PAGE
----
CDC guidelines to reopen schools: Teacher vaccinations not needed, 6 feet separation advised – USA TODAY

WASHINGTON — The Centers for Disease Control and Prevention says public schools can safely reopen amid the coronavirus pandemic if a host of safety measures are taken including keeping 6 feet of physical distancing inside school buildings where possible.

And while the vaccination of teachers is important, according to the CDC, it isn’t a must for in-person instruction.

The CDC on Friday released new highly anticipated guidelines for reopening schools that are still closed and conducting classes virtually as the COVID-19 virus rages. President Joe Biden has repeatedly pointed to the guidelines as key to his goal of reopening the majority of schools within his first 100 days.

The guidelines – billed as a “roadmap” and a “one-stop shop” to safely reopen schools – are not federal mandates, but rather “recommendations based on the best-available evidence.”

“There’s more science to rely on and we’ve learned a lot from that science,”CDC Director Rochelle Walensky told reporters. “I can assure you this is free from political meddling.”

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Other mitigation guidelines recommended are “universal” and correct use of face masks, handwashing and respiratory etiquette, cleaning and maintaining facilities as well as contract tracing. 

Although the report highlights efforts for better ventilation such as opening windows and doors, it does not specify wholesale structural changes to aging buildings. 

The release of the 35-page CDC report comes as many public schools – more than half according to some estimations – have already reopened while others, particularly in cities, remain closed. The CDC acknowledged many of the schools operating in-person are doing so safely.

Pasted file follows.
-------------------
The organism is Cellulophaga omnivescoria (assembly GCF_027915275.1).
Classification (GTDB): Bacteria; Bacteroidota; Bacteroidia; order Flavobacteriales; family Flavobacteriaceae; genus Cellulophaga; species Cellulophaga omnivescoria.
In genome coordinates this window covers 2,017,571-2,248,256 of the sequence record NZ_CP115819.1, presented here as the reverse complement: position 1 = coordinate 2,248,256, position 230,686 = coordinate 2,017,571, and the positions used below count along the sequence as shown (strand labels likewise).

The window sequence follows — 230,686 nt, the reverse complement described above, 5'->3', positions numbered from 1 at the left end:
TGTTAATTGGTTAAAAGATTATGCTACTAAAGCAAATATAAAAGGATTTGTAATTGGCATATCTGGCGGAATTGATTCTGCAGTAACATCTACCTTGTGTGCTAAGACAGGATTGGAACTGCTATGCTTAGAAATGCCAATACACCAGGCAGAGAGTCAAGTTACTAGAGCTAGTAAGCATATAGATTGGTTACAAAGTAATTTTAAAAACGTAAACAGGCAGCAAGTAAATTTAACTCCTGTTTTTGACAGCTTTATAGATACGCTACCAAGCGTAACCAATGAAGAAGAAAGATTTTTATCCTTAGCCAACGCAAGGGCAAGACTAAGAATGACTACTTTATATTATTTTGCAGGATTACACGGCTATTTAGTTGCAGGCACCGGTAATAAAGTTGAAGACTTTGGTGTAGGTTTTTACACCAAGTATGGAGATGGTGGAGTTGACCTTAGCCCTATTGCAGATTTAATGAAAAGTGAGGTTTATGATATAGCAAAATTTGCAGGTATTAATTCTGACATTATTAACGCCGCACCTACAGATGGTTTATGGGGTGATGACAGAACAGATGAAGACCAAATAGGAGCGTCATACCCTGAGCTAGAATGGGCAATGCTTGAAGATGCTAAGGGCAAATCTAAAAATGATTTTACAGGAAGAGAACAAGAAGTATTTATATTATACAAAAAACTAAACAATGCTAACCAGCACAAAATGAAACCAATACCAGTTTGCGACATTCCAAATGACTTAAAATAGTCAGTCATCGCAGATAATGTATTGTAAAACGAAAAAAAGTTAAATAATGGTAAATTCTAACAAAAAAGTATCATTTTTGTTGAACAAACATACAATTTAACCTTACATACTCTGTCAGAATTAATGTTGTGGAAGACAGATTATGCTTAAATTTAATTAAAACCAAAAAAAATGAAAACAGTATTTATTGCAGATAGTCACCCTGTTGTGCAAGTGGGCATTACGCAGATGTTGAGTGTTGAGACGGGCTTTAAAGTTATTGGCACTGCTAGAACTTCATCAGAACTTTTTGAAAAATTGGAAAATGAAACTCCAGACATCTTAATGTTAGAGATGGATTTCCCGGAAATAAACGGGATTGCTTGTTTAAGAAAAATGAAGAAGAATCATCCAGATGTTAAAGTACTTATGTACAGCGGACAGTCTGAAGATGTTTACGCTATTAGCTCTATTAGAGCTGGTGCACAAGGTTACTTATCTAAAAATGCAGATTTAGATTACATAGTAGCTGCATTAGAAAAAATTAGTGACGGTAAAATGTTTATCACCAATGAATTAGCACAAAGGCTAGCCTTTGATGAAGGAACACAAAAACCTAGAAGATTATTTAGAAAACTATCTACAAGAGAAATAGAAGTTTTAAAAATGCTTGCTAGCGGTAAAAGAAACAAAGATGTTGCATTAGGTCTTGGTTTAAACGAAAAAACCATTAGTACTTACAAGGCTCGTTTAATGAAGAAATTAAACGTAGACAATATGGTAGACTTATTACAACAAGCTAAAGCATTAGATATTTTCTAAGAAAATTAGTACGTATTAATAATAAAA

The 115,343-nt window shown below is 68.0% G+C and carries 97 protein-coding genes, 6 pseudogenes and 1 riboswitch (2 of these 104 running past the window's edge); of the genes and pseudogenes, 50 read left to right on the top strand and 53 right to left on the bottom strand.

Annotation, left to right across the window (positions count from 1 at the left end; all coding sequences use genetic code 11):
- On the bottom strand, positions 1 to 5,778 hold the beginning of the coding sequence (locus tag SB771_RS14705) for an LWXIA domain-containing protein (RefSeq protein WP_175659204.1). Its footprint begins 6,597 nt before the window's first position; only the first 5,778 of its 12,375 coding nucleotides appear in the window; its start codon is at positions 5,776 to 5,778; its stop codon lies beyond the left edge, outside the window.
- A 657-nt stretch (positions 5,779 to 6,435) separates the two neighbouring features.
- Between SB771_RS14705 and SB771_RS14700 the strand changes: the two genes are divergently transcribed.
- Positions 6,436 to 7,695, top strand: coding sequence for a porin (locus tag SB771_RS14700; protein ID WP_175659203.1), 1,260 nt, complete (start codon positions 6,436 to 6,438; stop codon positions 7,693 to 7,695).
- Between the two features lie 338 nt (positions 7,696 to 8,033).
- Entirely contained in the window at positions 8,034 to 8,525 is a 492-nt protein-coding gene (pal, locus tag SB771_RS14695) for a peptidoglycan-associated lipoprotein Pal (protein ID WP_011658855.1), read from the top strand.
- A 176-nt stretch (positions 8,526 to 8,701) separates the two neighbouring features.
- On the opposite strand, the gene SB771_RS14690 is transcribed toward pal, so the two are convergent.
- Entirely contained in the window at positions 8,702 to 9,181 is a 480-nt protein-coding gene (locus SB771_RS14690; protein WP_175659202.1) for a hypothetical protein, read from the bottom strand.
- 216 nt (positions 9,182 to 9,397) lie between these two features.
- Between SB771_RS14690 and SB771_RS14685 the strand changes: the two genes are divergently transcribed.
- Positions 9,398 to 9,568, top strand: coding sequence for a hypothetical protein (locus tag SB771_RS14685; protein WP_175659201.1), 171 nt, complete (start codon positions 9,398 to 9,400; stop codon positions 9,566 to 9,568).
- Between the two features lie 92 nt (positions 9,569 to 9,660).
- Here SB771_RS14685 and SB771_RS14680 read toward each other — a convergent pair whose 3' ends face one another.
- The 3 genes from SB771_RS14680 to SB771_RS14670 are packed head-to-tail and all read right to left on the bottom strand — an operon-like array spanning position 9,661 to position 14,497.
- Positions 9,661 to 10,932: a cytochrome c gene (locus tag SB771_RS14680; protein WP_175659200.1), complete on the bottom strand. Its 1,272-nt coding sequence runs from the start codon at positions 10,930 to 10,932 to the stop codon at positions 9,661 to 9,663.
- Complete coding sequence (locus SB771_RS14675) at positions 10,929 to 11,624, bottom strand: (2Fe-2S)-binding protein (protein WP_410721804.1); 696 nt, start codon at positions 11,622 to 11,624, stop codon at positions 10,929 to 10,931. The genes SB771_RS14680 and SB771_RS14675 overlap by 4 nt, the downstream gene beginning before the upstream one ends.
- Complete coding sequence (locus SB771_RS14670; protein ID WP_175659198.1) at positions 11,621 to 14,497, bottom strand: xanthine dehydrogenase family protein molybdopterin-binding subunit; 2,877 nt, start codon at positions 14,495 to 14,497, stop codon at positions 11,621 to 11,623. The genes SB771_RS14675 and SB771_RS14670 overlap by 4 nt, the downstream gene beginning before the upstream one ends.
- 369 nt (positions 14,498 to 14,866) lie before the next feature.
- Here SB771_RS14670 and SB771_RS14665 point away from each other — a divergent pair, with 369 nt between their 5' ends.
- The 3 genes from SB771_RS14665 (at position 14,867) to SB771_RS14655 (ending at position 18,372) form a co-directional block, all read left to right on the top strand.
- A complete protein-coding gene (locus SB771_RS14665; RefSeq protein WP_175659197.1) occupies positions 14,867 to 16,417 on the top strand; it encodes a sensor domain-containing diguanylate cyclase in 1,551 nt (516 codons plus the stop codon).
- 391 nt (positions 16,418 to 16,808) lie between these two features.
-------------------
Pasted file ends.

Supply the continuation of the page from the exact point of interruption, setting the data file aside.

“Evidence suggests that many K-12 schools that have strictly implemented mitigation strategies have been able to safely open for in-person instruction and remain open,” the report says.

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The report says “vaccination should not be considered a condition for reopening schools for in-person instruction” but advises communities to consider giving teachers “high priority” in vaccine distribution.

Walensky said teacher vaccinations can be added as an “additional layer of protection” but made clear it isn’t a necessity. “The science has demonstrated that schools can reopen safely prior to all teachers being vaccinated,” she said. Earlier this month, Walensky said teacher vaccinations were not a “prerequisite.”

The CDC advises 6 feet of physical distancing “to the greatest extent possible.” That’s a more cautious recommendation than 3 feet of separation advised by the Harvard T.H. Chan School of Public Health.

A preschool student gets his temperature checked as he walks into Dawes Elementary School in Chicago on Jan. 11, 2021.

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To promote the social distancing, the CDC recommends strategies such as breaking students into smaller cohorts or pods, staggering schedules, installing physical barriers, particularly in tight spaces like reception areas, and limiting school visitors. 

In-person school attendance “is not a primary driver of community transmission,” according to the CDC. And while children can be infected and get sick from COVID-19, “evidence indicates that children are less susceptible than adults, and may be less infectious.”

“What we are finding from the science-based literature,” Walensky said, “is that there is more spread that is happening in the community when schools are not open than when schools are open.”

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Union applauds guidelines; GOP pushes Biden to open schools

Debates about school reopening plans have raged for weeks as new variants of the virus spread, as vaccine distribution varies widely, as teachers unions in some cities push back, and as many parents grow exasperated with the lack of an in-person learning option.